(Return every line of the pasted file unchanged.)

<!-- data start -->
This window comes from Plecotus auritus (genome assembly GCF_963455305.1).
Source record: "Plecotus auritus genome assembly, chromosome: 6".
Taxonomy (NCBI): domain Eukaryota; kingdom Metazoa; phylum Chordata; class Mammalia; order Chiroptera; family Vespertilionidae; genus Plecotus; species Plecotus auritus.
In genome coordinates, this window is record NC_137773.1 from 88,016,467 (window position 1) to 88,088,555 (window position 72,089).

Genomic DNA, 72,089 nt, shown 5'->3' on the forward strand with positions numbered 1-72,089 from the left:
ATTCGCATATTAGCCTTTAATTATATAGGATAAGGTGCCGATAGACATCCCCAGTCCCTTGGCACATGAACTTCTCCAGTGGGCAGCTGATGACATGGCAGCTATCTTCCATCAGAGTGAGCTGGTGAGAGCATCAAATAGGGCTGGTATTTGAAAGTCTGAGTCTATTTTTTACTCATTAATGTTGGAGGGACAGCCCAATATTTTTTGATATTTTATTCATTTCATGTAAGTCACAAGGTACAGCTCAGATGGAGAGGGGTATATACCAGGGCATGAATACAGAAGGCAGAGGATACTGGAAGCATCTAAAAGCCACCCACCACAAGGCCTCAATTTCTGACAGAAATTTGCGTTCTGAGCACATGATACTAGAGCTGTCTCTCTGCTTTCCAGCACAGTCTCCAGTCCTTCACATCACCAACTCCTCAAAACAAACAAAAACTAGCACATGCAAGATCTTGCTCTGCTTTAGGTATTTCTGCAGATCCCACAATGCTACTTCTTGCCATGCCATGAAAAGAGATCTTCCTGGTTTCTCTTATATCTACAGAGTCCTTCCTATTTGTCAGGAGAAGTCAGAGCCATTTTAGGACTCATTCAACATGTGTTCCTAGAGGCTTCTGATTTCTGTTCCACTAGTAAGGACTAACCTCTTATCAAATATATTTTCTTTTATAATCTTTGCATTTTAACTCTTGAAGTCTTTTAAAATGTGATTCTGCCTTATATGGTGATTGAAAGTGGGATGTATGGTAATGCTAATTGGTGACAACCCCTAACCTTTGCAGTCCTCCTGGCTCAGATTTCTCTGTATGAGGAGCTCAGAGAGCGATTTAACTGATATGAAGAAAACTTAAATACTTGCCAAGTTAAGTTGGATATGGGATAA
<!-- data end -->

This window comes from Plecotus auritus (genome assembly GCF_963455305.1).
Source record: "Plecotus auritus genome assembly, chromosome: 6".
Taxonomy (NCBI): domain Eukaryota; kingdom Metazoa; phylum Chordata; class Mammalia; order Chiroptera; family Vespertilionidae; genus Plecotus; species Plecotus auritus.
In genome coordinates, this window is record NC_137773.1 from 88,016,467 (window position 1) to 88,088,555 (window position 72,089).

Genomic DNA, 72,089 nt, shown 5'->3' on the forward strand with positions numbered 1-72,089 from the left:
ATTCGCATATTAGCCTTTAATTATATAGGATAAGGTGCCGATAGACATCCCCAGTCCCTTGGCACATGAACTTCTCCAGTGGGCAGCTGATGACATGGCAGCTATCTTCCATCAGAGTGAGCTGGTGAGAGCATCAAATAGGGCTGGTATTTGAAAGTCTGAGTCTATTTTTTACTCATTAATGTTGGAGGGACAGCCCAATATTTTTTGATATTTTATTCATTTCATGTAAGTCACAAGGTACAGCTCAGATGGAGAGGGGTATATACCAGGGCATGAATACAGAAGGCAGAGGATACTGGAAGCATCTAAAAGCCACCCACCACAAGGCCTCAATTTCTGACAGAAATTTGCGTTCTGAGCACATGATACTAGAGCTGTCTCTCTGCTTTCCAGCACAGTCTCCAGTCCTTCACATCACCAACTCCTCAAAACAAACAAAAACTAGCACATGCAAGATCTTGCTCTGCTTTAGGTATTTCTGCAGATCCCACAATGCTACTTCTTGCCATGCCATGAAAAGAGATCTTCCTGGTTTCTCTTATATCTACAGAGTCCTTCCTATTTGTCAGGAGAAGTCAGAGCCATTTTAGGACTCATTCAACATGTGTTCCTAGAGGCTTCTGATTTCTGTTCCACTAGTAAGGACTAACCTCTTATCAAATATATTTTCTTTTATAATCTTTGCATTTTAACTCTTGAAGTCTTTTAAAATGTGATTCTGCCTTATATGGTGATTGAAAGTGGGATGTATGGTAATGCTAATTGGTGACAACCCCTAACCTTTGCAGTCCTCCTGGCTCAGATTTCTCTGTATGAGGAGCTCAGAGAGCGATTTAACTGATATGAAGAAAACTTAAATACTTGCCAAGTTAAGTTGGATATGGGATAA